With the Feds reportedly only "days away" from launching a full-scale antitrust inquiry, Apple is reportedly tweaking its iPhone and iPad developer program to dodge a probe into its business practices. At issue may be Apple's ability to tightly control the mobile platforms it has invented.
For all the noise Steve Jobs has made about the technical weaknesses of Adobe Flash, the fight is really about Apple's ability to control the software that runs on its platforms. Jobs wants to protect the iPad and iPhone from being watered down by generic, cross-platform mobile applications, including those based on Flash.
Jobs has done this through recent changes to Apple's developer agreement that have the effect of preventing applications built for his company's devices from running on other companies' mobile devices.
Is HP's purchase of Palm a good deal or a bad one? How will it change the smartphone industry? The world wants to know and it's up to you to tell them. Here you'll find the issues and some analysis, but the final judgment is yours. You be the analyst.
When considering a merger/acquisition, I look at the number of things, but start with the Golden Rule of Tech: Mergers rarely accomplish what the buyer hopes in terms of opening new markets or grabbing share in existing ones. The bigger the dollars involved, the more reason to be suspect.
Thus, every merger starts from behind, and this one is no different. The bias is toward cynicism, not sweetness-and-light. History is broadly against Palm and HP.
Speaking of Research In Motion, this where everyone that wants enterprise sales has to grab market share. Actually, from both RIM and Microsoft, which has had big corporate sales in the past but whose lax smartphone strategy has created a huge opening for HP/Palm and Android.
Corporate customers are likely to see HP as a more solid partner in the smartphone space than Microsoft and, perhaps, even RIM.
Microsoft may be on its way to earning a percentage of every Android handset sold, something even Google hasn't accomplished.
Here's how it works: For licensing its intellectual property to Nexus One maker HTC, Microsoft will receive an unspecified royalty, presumably on each Android handset that HTC sells. HTC may also receive help in its legal battle with Apple, although that remains to be seen.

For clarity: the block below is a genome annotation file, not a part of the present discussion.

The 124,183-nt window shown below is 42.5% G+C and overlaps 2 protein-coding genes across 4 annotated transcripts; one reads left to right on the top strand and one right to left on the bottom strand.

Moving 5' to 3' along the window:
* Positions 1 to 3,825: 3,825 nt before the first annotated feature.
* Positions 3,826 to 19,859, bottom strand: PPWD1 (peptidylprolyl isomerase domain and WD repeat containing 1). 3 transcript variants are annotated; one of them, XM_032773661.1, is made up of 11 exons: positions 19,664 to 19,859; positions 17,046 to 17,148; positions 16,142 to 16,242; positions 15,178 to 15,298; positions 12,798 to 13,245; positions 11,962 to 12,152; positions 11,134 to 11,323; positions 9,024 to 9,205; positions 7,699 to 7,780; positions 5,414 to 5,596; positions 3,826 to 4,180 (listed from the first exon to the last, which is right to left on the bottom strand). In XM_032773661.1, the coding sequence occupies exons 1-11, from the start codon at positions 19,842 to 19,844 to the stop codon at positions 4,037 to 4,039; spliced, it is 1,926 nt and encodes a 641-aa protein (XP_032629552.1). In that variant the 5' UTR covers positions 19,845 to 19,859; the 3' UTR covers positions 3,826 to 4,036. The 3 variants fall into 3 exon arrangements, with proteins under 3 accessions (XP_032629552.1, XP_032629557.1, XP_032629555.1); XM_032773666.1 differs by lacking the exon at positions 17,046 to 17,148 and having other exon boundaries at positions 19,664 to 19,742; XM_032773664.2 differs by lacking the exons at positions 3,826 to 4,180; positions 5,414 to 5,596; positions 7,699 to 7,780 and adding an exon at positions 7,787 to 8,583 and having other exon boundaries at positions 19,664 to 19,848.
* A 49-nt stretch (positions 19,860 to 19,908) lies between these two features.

Apple's notable successes, the iPad and iPhone, hide an important fact: Apple's secrecy comes at the expense of success with business customers. In essence, Apple accepts a position of limited influence in the business world in exchange for a marketing strategy that manipulates consumers brilliantly.
Apple's marketing plan, which involves delivering exciting products to easily excited customers, relies upon the element of surprise.
Amazon has posted a preview of the future of e-books, its Kindle e-reader app for Apple's forthcoming iPad. Amazon, the top e-book reseller, is teaming its e-book format with the most anticipated tablet device we've seen so far. Altogether, that will almost certainly make the iPad the world's top e-reader when deliveries begin April 3.
If this all works out--and where Apple and mobile apps are concerned, you can never be too sure--this could make the iPad attractive to everyone who owns and Kindle but wishes they could do more with it. It also makes Apple interesting to people, like me, who want an e-reader but never seriously considered an iPad.
Sadly, I am already wondering whether this marriage of convenience can be saved.